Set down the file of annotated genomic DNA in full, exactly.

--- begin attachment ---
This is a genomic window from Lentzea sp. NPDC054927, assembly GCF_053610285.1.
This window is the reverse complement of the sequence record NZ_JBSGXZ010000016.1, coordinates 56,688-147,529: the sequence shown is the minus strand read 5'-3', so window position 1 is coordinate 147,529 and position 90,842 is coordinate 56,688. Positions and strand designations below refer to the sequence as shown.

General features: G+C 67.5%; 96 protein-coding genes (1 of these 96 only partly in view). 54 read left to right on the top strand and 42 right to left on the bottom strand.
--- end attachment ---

This is a genomic window from Lentzea sp. NPDC054927, assembly GCF_053610285.1.
This window is the reverse complement of the sequence record NZ_JBSGXZ010000016.1, coordinates 56,688-147,529: the sequence shown is the minus strand read 5'-3', so window position 1 is coordinate 147,529 and position 90,842 is coordinate 56,688. Positions and strand designations below refer to the sequence as shown.

General features: G+C 67.5%; 96 protein-coding genes (1 of these 96 only partly in view). 54 read left to right on the top strand and 42 right to left on the bottom strand.